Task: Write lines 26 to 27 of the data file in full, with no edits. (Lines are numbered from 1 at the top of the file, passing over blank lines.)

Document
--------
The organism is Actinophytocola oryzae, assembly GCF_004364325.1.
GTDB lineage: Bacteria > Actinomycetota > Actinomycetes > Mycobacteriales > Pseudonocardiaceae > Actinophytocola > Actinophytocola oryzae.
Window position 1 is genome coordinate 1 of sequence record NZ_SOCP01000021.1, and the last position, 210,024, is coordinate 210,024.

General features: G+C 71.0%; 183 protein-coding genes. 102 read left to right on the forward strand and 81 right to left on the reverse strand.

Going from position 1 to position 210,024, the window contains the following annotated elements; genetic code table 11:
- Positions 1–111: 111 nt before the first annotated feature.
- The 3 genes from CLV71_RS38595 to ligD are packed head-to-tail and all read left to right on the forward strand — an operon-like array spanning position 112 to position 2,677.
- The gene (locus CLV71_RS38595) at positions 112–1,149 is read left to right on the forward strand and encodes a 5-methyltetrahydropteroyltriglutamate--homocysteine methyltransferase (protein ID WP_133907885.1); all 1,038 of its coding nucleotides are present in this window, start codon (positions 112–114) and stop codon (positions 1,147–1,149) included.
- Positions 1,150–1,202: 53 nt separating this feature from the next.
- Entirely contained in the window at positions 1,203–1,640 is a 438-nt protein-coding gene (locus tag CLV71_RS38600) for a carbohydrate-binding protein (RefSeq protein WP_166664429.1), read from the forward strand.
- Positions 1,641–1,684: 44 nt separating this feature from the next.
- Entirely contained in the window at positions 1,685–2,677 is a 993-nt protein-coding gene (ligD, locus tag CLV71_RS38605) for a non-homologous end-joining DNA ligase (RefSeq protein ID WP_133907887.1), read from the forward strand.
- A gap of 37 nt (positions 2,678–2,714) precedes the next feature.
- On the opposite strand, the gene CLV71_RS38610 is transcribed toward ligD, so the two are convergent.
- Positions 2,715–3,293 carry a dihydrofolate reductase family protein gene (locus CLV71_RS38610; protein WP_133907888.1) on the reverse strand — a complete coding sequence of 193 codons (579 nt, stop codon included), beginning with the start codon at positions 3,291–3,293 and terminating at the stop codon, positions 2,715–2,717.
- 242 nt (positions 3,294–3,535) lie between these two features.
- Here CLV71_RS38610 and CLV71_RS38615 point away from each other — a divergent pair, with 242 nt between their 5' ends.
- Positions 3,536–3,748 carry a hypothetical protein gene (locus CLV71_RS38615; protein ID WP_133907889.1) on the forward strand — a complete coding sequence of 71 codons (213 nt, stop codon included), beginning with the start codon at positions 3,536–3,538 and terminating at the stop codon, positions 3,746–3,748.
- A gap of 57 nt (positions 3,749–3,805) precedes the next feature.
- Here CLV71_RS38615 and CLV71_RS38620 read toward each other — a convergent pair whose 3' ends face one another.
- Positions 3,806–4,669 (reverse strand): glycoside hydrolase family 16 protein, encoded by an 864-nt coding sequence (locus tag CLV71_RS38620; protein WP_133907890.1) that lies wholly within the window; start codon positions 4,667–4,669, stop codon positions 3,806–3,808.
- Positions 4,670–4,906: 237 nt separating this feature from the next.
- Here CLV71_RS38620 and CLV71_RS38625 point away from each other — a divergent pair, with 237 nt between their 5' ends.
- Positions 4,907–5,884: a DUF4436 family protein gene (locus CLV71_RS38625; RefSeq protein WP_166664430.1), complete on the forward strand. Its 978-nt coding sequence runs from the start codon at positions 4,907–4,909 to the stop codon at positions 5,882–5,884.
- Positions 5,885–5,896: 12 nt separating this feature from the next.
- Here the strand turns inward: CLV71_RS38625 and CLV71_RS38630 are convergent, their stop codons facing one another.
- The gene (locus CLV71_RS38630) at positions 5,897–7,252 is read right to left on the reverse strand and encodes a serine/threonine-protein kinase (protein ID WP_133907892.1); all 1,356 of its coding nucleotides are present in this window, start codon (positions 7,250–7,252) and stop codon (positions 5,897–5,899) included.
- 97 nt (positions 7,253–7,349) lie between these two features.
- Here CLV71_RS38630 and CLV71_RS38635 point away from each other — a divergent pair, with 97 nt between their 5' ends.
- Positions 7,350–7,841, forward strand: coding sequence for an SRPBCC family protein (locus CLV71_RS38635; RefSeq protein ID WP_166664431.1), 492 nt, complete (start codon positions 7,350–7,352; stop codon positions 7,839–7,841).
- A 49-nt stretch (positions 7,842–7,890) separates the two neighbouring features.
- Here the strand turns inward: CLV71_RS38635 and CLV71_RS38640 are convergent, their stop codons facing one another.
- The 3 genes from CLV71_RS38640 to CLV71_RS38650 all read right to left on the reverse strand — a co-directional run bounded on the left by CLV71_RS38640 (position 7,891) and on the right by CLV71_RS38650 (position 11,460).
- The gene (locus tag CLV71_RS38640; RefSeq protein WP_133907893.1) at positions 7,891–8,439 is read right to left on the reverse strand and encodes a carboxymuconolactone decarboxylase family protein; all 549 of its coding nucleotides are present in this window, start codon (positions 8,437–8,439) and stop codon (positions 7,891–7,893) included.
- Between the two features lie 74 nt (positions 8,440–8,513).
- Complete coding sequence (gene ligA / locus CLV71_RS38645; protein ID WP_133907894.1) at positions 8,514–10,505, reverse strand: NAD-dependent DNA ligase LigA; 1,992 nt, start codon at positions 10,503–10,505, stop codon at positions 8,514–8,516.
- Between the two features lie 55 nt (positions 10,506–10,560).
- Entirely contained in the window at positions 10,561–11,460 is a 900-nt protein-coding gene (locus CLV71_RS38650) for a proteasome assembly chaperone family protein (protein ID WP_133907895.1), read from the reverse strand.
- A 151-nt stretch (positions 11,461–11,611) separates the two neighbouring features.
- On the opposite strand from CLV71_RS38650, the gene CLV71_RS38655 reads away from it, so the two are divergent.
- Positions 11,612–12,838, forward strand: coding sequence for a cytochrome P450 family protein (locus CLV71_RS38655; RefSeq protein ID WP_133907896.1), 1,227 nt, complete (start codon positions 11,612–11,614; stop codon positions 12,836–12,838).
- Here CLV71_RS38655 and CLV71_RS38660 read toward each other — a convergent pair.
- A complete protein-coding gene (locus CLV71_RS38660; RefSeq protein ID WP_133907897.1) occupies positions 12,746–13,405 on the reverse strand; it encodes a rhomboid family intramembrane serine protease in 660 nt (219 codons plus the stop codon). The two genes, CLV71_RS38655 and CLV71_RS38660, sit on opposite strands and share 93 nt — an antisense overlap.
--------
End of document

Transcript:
- Here the strand turns inward: CLV71_RS38625 and CLV71_RS38630 are convergent, their stop codons facing one another.
- The gene (locus CLV71_RS38630) at positions 5,897–7,252 is read right to left on the reverse strand and encodes a serine/threonine-protein kinase (protein ID WP_133907892.1); all 1,356 of its coding nucleotides are present in this window, start codon (positions 7,250–7,252) and stop codon (positions 5,897–5,899) included.